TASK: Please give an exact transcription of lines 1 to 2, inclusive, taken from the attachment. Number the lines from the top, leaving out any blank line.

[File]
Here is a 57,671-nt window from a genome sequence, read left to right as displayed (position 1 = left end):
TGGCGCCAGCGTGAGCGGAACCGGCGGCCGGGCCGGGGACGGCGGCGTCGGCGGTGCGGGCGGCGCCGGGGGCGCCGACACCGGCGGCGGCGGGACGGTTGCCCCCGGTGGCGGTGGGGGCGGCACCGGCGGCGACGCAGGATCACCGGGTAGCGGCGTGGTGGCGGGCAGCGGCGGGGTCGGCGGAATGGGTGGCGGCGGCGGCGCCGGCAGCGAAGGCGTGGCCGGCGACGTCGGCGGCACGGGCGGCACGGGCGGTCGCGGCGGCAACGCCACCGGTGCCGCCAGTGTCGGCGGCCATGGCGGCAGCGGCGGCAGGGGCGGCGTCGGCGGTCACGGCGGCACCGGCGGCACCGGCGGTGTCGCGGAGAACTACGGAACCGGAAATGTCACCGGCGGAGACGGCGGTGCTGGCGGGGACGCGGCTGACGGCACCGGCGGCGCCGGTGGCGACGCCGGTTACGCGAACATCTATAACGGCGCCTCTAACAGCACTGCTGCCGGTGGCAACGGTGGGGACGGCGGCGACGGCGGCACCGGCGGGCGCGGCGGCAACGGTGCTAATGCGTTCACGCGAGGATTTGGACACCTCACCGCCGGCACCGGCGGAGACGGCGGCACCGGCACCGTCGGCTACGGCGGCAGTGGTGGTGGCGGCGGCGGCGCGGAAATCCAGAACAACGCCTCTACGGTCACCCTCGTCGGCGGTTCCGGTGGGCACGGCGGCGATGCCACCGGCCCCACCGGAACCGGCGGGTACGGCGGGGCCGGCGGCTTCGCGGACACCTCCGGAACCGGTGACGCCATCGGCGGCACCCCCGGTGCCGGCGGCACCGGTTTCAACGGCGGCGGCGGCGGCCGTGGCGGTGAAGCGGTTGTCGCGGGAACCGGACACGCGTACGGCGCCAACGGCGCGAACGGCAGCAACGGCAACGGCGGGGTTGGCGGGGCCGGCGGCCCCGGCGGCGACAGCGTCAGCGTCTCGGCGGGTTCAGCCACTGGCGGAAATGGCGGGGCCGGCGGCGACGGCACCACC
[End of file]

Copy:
Here is a 57,671-nt window from a genome sequence, read left to right as displayed (position 1 = left end):
TGGCGCCAGCGTGAGCGGAACCGGCGGCCGGGCCGGGGACGGCGGCGTCGGCGGTGCGGGCGGCGCCGGGGGCGCCGACACCGGCGGCGGCGGGACGGTTGCCCCCGGTGGCGGTGGGGGCGGCACCGGCGGCGACGCAGGATCACCGGGTAGCGGCGTGGTGGCGGGCAGCGGCGGGGTCGGCGGAATGGGTGGCGGCGGCGGCGCCGGCAGCGAAGGCGTGGCCGGCGACGTCGGCGGCACGGGCGGCACGGGCGGTCGCGGCGGCAACGCCACCGGTGCCGCCAGTGTCGGCGGCCATGGCGGCAGCGGCGGCAGGGGCGGCGTCGGCGGTCACGGCGGCACCGGCGGCACCGGCGGTGTCGCGGAGAACTACGGAACCGGAAATGTCACCGGCGGAGACGGCGGTGCTGGCGGGGACGCGGCTGACGGCACCGGCGGCGCCGGTGGCGACGCCGGTTACGCGAACATCTATAACGGCGCCTCTAACAGCACTGCTGCCGGTGGCAACGGTGGGGACGGCGGCGACGGCGGCACCGGCGGGCGCGGCGGCAACGGTGCTAATGCGTTCACGCGAGGATTTGGACACCTCACCGCCGGCACCGGCGGAGACGGCGGCACCGGCACCGTCGGCTACGGCGGCAGTGGTGGTGGCGGCGGCGGCGCGGAAATCCAGAACAACGCCTCTACGGTCACCCTCGTCGGCGGTTCCGGTGGGCACGGCGGCGATGCCACCGGCCCCACCGGAACCGGCGGGTACGGCGGGGCCGGCGGCTTCGCGGACACCTCCGGAACCGGTGACGCCATCGGCGGCACCCCCGGTGCCGGCGGCACCGGTTTCAACGGCGGCGGCGGCGGCCGTGGCGGTGAAGCGGTTGTCGCGGGAACCGGACACGCGTACGGCGCCAACGGCGCGAACGGCAGCAACGGCAACGGCGGGGTTGGCGGGGCCGGCGGCCCCGGCGGCGACAGCGTCAGCGTCTCGGCGGGTTCAGCCACTGGCGGAAATGGCGGGGCCGGCGGCGACGGCACCACC